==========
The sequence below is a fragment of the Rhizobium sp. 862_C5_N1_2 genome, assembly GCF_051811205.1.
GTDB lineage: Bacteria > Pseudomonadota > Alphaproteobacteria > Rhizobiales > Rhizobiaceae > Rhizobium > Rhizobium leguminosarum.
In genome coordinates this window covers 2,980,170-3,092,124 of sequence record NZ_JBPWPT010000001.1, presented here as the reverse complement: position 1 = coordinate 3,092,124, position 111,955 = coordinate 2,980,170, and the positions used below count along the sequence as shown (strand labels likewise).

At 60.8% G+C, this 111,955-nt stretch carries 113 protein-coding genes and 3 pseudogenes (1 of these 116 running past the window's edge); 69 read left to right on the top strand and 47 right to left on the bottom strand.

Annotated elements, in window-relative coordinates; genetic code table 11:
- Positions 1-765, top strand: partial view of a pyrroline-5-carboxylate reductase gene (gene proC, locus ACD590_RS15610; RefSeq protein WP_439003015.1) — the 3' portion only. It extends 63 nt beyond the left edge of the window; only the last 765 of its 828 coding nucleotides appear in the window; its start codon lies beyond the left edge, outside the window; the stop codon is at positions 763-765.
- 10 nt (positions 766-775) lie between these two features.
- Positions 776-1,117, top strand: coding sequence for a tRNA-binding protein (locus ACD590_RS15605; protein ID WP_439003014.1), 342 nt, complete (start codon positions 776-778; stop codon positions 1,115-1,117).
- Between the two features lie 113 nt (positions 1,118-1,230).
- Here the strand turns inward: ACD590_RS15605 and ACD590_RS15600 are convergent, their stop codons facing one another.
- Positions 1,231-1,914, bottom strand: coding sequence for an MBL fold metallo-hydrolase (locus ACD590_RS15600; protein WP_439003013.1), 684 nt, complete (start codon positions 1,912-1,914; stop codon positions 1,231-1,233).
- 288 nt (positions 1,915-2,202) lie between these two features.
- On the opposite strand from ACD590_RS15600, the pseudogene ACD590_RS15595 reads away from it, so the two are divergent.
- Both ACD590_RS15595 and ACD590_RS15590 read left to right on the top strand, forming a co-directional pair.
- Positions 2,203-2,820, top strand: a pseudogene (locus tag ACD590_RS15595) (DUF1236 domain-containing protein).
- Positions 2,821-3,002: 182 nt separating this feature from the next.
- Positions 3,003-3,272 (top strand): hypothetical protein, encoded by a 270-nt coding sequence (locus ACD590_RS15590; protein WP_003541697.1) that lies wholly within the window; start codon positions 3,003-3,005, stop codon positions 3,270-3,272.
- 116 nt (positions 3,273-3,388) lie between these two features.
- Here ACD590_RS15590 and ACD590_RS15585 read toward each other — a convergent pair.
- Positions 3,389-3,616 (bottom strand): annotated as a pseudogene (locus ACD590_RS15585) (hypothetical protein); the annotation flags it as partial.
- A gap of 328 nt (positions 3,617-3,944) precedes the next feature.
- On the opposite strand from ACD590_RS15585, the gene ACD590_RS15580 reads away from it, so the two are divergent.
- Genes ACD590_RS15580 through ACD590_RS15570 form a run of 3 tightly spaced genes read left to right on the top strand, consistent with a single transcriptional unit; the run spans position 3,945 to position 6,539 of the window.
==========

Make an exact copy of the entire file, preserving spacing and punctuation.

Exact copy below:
The sequence below is a fragment of the Rhizobium sp. 862_C5_N1_2 genome, assembly GCF_051811205.1.
GTDB lineage: Bacteria > Pseudomonadota > Alphaproteobacteria > Rhizobiales > Rhizobiaceae > Rhizobium > Rhizobium leguminosarum.
In genome coordinates this window covers 2,980,170-3,092,124 of sequence record NZ_JBPWPT010000001.1, presented here as the reverse complement: position 1 = coordinate 3,092,124, position 111,955 = coordinate 2,980,170, and the positions used below count along the sequence as shown (strand labels likewise).

At 60.8% G+C, this 111,955-nt stretch carries 113 protein-coding genes and 3 pseudogenes (1 of these 116 running past the window's edge); 69 read left to right on the top strand and 47 right to left on the bottom strand.

Annotated elements, in window-relative coordinates; genetic code table 11:
- Positions 1-765, top strand: partial view of a pyrroline-5-carboxylate reductase gene (gene proC, locus ACD590_RS15610; RefSeq protein WP_439003015.1) — the 3' portion only. It extends 63 nt beyond the left edge of the window; only the last 765 of its 828 coding nucleotides appear in the window; its start codon lies beyond the left edge, outside the window; the stop codon is at positions 763-765.
- 10 nt (positions 766-775) lie between these two features.
- Positions 776-1,117, top strand: coding sequence for a tRNA-binding protein (locus ACD590_RS15605; protein ID WP_439003014.1), 342 nt, complete (start codon positions 776-778; stop codon positions 1,115-1,117).
- Between the two features lie 113 nt (positions 1,118-1,230).
- Here the strand turns inward: ACD590_RS15605 and ACD590_RS15600 are convergent, their stop codons facing one another.
- Positions 1,231-1,914, bottom strand: coding sequence for an MBL fold metallo-hydrolase (locus ACD590_RS15600; protein WP_439003013.1), 684 nt, complete (start codon positions 1,912-1,914; stop codon positions 1,231-1,233).
- 288 nt (positions 1,915-2,202) lie between these two features.
- On the opposite strand from ACD590_RS15600, the pseudogene ACD590_RS15595 reads away from it, so the two are divergent.
- Both ACD590_RS15595 and ACD590_RS15590 read left to right on the top strand, forming a co-directional pair.
- Positions 2,203-2,820, top strand: a pseudogene (locus tag ACD590_RS15595) (DUF1236 domain-containing protein).
- Positions 2,821-3,002: 182 nt separating this feature from the next.
- Positions 3,003-3,272 (top strand): hypothetical protein, encoded by a 270-nt coding sequence (locus ACD590_RS15590; protein WP_003541697.1) that lies wholly within the window; start codon positions 3,003-3,005, stop codon positions 3,270-3,272.
- 116 nt (positions 3,273-3,388) lie between these two features.
- Here ACD590_RS15590 and ACD590_RS15585 read toward each other — a convergent pair.
- Positions 3,389-3,616 (bottom strand): annotated as a pseudogene (locus ACD590_RS15585) (hypothetical protein); the annotation flags it as partial.
- A gap of 328 nt (positions 3,617-3,944) precedes the next feature.
- On the opposite strand from ACD590_RS15585, the gene ACD590_RS15580 reads away from it, so the two are divergent.
- Genes ACD590_RS15580 through ACD590_RS15570 form a run of 3 tightly spaced genes read left to right on the top strand, consistent with a single transcriptional unit; the run spans position 3,945 to position 6,539 of the window.